Paradise Lost, Books XI and XII: The Bittersweet End

It’s the end of our Paradise Lost readalong, folks.

ParadiseLostReadalongWhen I first started thinking about doing a readalong for Milton’s epic, I planned on a once-a-month posting schedule, but then thought that maybe not too many people would sign up for a year-long immersion in Paradise Lost. Reading-wise, I think two books every ten days is manageable, though strenuous work, especially for first-time readers, and so, after thought and some discussion, I ended up with our every ten-days schedule that you’ve seen.

Posting every ten days, though? I think I may have been optimistic about that. Paradise Lost is so dense, so challenging, so vitally interesting, that I found it pretty much impossible to write the kind of posts I wanted to write in just ten days, especially since I didn’t cut back on my non-Milton reading and posting. The lesson I took from this readalong: go with your gut instincts, even if you think you’ll be the only one reading.

That said, I hope you’ve still found these posts interesting and not too didactic, and that if you haven’t read Milton, you’ve been persuaded to give him a try some day.

So here’s the man himself with summaries of Books XI and XII:

Book XI:

The Son of God presents to his Father the Prayers of our first Parents now repenting, and intercedes for them: God accepts them, but declares that they must no longer abide in Paradise; sends Michael with a Band of Cherubim to dispossess them; but first to reveal to Adam future things: Michael’s coming down. Adam shows to Eve certain ominous signs; he discerns Michael’s approach, goes out to meet him: the Angel denounces their departure. Eve’s Lamentation. Adam pleads, but submits: The Angel leads him up to a high Hill, sets before him in vision what shall happ’n till the Flood.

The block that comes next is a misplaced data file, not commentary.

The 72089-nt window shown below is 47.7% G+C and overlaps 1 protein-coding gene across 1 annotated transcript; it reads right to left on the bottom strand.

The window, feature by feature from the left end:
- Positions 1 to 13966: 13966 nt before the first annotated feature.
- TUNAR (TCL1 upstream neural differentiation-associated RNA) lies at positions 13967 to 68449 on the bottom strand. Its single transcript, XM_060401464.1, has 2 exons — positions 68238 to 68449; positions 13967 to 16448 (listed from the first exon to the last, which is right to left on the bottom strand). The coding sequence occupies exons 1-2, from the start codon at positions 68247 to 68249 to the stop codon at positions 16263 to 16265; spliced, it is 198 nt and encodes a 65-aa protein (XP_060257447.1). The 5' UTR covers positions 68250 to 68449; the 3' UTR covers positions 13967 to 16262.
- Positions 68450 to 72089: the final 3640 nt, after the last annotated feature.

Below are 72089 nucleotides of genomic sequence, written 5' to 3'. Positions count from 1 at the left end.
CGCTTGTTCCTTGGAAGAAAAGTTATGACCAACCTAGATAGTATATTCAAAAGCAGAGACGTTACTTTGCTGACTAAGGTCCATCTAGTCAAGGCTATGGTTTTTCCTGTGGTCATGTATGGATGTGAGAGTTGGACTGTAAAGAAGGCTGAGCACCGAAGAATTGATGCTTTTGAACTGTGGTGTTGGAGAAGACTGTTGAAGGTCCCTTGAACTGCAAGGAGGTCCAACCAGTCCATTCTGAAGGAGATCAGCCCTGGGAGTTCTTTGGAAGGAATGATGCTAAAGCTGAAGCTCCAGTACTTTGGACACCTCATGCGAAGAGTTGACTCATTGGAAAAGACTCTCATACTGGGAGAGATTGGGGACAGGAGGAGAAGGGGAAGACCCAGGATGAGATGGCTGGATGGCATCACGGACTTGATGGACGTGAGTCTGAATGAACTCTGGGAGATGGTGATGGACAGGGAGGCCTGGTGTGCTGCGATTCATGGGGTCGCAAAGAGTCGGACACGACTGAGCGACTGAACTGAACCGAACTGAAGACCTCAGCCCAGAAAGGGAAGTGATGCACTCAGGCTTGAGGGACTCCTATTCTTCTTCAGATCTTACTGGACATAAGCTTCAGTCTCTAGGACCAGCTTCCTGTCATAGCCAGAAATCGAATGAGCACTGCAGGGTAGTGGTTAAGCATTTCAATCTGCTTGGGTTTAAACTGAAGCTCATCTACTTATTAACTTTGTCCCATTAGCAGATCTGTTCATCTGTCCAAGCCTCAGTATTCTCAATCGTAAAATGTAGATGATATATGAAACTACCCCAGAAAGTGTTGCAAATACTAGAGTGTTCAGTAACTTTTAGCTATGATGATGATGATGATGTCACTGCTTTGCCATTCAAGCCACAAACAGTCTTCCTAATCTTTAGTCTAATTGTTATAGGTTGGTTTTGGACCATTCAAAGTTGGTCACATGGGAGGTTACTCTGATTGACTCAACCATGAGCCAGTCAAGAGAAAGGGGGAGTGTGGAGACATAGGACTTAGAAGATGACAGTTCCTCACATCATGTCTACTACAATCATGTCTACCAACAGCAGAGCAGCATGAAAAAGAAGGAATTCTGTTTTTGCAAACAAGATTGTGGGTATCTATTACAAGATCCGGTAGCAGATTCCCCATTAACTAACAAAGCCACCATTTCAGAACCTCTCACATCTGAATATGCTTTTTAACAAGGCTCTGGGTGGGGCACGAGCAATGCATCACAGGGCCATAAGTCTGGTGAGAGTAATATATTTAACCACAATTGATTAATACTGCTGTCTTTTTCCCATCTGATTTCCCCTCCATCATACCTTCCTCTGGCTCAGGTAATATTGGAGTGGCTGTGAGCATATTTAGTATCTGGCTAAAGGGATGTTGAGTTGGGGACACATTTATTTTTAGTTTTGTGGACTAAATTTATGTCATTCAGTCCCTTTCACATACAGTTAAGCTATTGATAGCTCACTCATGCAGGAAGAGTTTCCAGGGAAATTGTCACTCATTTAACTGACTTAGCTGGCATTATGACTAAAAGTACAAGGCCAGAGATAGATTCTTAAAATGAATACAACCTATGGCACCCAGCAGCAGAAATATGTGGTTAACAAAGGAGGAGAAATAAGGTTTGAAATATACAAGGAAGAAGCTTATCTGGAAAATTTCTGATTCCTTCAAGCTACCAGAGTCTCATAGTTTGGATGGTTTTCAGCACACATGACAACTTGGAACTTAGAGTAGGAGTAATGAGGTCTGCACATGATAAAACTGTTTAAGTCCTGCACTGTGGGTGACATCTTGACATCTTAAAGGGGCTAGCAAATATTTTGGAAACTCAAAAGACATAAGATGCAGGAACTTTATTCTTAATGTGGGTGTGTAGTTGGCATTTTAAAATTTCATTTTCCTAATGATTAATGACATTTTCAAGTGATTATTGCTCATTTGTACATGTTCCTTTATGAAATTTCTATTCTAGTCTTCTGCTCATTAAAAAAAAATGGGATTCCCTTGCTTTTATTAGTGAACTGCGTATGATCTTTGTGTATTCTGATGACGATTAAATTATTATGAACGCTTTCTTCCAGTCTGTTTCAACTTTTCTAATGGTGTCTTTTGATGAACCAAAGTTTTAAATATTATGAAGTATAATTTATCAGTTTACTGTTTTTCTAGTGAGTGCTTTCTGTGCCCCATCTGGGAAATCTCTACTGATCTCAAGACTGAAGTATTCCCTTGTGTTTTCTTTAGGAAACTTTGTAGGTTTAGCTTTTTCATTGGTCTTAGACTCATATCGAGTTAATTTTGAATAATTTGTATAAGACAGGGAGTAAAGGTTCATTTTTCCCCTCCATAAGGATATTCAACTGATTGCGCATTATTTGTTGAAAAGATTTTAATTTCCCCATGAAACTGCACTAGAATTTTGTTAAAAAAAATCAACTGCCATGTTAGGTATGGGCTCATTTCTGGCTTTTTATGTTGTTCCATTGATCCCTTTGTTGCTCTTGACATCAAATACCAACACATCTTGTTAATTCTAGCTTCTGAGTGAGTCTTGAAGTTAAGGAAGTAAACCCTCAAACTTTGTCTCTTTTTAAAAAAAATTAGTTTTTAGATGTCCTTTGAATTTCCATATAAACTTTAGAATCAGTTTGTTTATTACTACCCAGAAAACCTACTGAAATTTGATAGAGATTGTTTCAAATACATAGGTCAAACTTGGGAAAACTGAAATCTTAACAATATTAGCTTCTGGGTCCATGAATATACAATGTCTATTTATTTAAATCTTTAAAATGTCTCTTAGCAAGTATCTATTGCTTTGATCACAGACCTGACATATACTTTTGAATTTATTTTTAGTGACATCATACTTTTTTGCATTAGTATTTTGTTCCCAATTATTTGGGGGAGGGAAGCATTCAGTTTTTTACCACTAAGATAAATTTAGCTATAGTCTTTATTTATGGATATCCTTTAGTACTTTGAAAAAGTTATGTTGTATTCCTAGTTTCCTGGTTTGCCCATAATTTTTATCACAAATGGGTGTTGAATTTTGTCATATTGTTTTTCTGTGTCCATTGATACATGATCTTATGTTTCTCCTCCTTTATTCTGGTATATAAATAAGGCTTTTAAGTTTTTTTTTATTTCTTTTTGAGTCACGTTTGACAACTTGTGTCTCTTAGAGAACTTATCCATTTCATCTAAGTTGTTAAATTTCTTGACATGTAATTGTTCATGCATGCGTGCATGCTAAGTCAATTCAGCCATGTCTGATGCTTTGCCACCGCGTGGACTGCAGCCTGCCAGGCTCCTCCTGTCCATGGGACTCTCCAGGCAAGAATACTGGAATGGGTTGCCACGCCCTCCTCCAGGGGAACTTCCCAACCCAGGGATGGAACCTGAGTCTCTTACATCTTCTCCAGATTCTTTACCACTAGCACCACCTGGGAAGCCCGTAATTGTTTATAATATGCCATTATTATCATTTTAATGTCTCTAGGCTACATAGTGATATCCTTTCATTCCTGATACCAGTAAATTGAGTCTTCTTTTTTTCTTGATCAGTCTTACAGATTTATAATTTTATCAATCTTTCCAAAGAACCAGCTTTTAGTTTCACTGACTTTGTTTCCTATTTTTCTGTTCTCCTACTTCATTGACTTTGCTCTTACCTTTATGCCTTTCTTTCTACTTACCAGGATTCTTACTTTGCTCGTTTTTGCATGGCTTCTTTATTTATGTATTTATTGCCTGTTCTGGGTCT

Book XII:

The Angel Michael continues from the Flood to relate what shall succeed; then, in the mention of Abraham, comes by degrees to explain, who that Seed of the Woman shall be, which was promised Adam and Eve in the Fall; his Incarnation, Death, Resurrection, and Ascension; the state of the Church till his second Coming. Adam greatly satisfied and recomforted by these Relations and Promises descends the Hill with Michael; wakens Eve, who all this while had slept, but with gentle dreams compos’d to quietness of mind and submission. Michael in either hand leads them out of Paradise, the fiery Sword waving behind them, and the Cherubim taking their Stations to guard the Place.

Not everyone likes these final two books, since they compress a great deal of Biblical history into, essentially, forty pages. C.S. Lewis called Books XI and XII “an untransmuted lump of futurity,” and called its verse “curiously bad.” Not one for mincing words, C.S. Lewis. A modern creative writing teacher might tell you that these books “tell” instead of “show,” especially as the lines go on and Adam’s heightened sight fades.

With the exception of a few passages*, I find myself aligning with C.S. Lewis’s sense of Books XI and XII; the illustration of repeated covenants between God and humanity, punctuated with violence and vengeance, is utterly unappealing after the beauties of the garden and Eve’s hymns to God and nature (Eve is, by the way, sleeping through most of these books). On the other hand, this feeling of disappointment is Milton’s point; after the Fall, there can be no return to Paradise, in either location or language.